What a pleasure it was sharing the Roger Cole workshop with you last weekend. I so appreciate Roger, his clarity as an anatomist and his equanimity as a scientist, as I imagine you do as well.
Much interest was generated in the Sunday Sacroiliac, SI joint, workshop. Roger did an excellent job teaching us the SI joint anatomy with the help of his bones . . . and how to progress experientially through a sequence of adaptive yoga moves that have the potential to reset our SI joints to their natural pain free position. A question arose from one of the students wondering if long standing “misalignment” of the SI joints would lead to joint dis-figuration with the concern of having to live with that particular pain thru time. Roger held to the perspective that creating proper alignment was the best choice and accessible with the appropriate time and effort.
In my personal journey, SI joint “dysfunction” has been part of my life for over 30 years. Sometimes the pattern is not noticeable, sometimes very painful for weeks on end, and most notably my dysfunction creates a scoliosis pattern with knee and shoulder strain on the opposite side. What I can confidently report is that coming to understand and apply the right yoga moves has given me a fairly high degree of functioning even though my SI joints are out of alignment at least 50% of the time.
It turns out I am not alone in this. Approximately 1/3 of the population exhibits a short leg/ long leg profile. Although SI joint displacement is not likely to be the cause of all those short legs, it is a notable one.
Over my 30 years of teaching, I have found SI joint dysfunction to be “recurring” especially in women. Whether this is due to the shape of our pelvis, the tendency toward long loose ligaments, or some other stress pattern- including an unbalanced or improper yoga practice, women seem more susceptible to hyper-mobility along with SI joint dysfunction. Therefore although there is a joy in flexibility, there needs to be a balance of tone, flexibility and stability if we are to be “pain free”.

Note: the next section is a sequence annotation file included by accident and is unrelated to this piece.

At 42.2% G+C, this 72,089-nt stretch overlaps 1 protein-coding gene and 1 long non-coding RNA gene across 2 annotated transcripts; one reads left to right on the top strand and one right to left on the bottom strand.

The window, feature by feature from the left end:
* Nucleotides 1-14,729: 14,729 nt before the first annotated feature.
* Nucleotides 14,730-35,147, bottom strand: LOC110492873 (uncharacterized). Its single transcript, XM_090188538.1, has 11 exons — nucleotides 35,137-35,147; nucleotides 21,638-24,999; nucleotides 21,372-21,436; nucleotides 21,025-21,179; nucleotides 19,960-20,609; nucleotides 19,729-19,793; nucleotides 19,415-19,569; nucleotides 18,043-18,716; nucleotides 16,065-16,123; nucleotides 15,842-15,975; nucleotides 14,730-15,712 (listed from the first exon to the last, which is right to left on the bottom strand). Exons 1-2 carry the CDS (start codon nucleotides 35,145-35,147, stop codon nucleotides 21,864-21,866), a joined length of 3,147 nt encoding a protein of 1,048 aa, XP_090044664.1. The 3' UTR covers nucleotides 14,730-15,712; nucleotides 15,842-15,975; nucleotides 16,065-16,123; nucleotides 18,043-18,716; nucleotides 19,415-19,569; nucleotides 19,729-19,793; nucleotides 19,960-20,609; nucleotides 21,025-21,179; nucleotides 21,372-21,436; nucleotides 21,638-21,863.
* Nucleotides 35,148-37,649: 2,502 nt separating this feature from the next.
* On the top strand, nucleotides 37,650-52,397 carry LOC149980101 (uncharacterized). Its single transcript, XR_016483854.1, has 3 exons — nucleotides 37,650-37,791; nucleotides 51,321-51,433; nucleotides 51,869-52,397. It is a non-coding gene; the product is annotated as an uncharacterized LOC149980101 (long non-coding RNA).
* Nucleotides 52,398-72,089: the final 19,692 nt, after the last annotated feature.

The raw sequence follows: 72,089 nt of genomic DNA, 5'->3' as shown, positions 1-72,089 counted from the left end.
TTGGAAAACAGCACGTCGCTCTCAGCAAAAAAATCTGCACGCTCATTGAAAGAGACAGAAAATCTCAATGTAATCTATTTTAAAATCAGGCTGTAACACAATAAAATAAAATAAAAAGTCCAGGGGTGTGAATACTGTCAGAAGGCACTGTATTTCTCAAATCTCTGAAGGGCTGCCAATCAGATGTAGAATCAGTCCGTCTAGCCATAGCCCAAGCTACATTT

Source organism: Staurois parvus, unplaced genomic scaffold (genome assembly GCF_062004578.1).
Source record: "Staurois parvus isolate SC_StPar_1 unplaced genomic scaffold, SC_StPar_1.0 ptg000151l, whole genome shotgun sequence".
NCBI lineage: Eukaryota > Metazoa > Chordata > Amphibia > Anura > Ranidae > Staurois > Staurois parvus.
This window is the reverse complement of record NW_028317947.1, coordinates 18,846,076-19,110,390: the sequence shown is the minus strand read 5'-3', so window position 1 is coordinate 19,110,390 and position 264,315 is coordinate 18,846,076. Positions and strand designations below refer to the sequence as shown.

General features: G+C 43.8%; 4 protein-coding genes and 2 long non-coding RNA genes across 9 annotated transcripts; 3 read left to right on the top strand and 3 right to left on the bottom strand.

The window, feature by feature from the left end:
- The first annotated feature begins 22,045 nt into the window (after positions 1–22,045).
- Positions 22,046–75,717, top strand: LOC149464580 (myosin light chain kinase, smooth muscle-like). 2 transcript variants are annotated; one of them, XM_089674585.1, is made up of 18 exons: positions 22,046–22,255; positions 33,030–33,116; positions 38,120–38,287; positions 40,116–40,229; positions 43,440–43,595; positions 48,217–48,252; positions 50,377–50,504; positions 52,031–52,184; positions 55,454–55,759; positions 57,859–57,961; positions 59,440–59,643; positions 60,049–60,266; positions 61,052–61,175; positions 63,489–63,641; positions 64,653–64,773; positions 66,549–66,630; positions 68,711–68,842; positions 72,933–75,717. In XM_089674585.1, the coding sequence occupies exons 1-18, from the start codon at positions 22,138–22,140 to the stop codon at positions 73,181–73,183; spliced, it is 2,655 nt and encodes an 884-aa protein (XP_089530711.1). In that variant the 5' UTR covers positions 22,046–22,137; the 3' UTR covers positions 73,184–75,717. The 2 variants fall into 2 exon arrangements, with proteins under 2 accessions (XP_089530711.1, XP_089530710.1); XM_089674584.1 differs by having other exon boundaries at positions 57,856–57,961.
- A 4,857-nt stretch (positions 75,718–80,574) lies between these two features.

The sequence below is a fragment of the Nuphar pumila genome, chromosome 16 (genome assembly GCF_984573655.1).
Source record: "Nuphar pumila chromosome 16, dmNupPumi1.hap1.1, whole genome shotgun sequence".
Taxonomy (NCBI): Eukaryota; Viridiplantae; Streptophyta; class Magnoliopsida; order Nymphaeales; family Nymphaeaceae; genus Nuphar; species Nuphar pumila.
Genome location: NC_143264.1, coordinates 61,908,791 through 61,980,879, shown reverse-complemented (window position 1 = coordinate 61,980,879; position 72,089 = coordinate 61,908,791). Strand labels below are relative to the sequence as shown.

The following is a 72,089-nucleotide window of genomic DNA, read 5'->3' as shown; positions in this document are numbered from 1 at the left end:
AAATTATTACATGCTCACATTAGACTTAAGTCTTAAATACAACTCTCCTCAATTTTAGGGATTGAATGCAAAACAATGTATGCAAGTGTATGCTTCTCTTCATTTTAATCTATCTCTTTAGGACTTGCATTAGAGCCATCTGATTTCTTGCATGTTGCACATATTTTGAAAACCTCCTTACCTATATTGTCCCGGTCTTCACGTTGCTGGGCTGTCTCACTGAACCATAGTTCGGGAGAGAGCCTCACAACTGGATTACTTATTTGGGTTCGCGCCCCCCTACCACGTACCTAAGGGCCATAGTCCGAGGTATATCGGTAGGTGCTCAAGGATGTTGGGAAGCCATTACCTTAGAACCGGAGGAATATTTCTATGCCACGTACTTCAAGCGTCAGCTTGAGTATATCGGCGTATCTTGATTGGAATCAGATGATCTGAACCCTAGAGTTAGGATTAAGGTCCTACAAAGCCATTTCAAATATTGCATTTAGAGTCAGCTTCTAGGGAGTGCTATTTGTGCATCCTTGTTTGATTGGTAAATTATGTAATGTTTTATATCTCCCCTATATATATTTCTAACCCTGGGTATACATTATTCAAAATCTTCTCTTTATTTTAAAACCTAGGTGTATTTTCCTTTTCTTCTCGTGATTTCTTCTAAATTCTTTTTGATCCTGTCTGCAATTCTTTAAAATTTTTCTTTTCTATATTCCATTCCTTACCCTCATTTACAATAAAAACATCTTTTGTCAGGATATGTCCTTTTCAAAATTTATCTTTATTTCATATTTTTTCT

Being located deep inside on the front side of the sacrum, the SI joints are somewhat perplexing and mysterious. Is the right side misaligned or the left or both? Are the muscles or ligaments to tight or to loose? Is one side twisted forward and down, or up and back? Whatever position or for whatever reason your SI joints are “out of place”, the manifestation will be seen in the muscular imbalance between your two legs and hips. So by beginning to observe the muscles that are chronically short or long (tight/stiff vs. loose/weak), we can apply our discriminating intelligence and work toward creating balance with our yoga practice.
Over the years I have come to understand and balance/ maintain good SI joint functioning by addressing the asymmetry of my body much like a person with scoliosis. IE; my right leg and left leg are just different and each side calls for its own focus and its own poses or patterns of execution.
My general advice is to examine the current balance in your own body identifying your longer muscles and your shorter ones. Watching to not overstretch your already long muscles by holding those poses for shorter time and by learning to activate/tone those muscles while in the poses.
There are two keys to my success of remaining “pain free”:
One is to use the Basic Hip Series to help you identify the balance of flexibility in the hip joints by extending in all the anatomical movements of that joint. Those 6 poses are Supta Padangusthasana 1-2-3 – leg up, out, and over for flextion, abduction and adduction, Traction twist for internal rotation, “the number 4 stretch” (on your back, ankle on opposite knee, knees toward chest) for external rotation, Lunges or ardha supta virasana for extension.
* Please note that in Supta Padangusthasana 3 with the leg over, place your foot on the floor or a block and stack your hips one on top of the other so as to not stress an already loose or mis-aligned SI joint.
Two is to create stability and tone in the pelvic floor, the core abdominals, the hamstrings, gluteal and lateral muscles. Choose; abdominal poses that tone each side of the psoas muscle individually; salabhasana legs only hands under the front hip, and lift the weaker leg only several times before lifting both, this will tone both the hamstrings and gluteal muscles; belt the calf muscles with your feet hip width or slightly wider and repeat salabhasana pressing out on the belt to tone the lateral muscles and piriformis on the weaker side (depending on the degree of weakness you might choose to lift only the weak leg when using the belt).
Good luck. Watch for my upcoming blog postings that will guide you through a simple SI joint stabilization series on video.
Thank you for reading. Namaste, Lillah
Posted Under: Articles by Lillah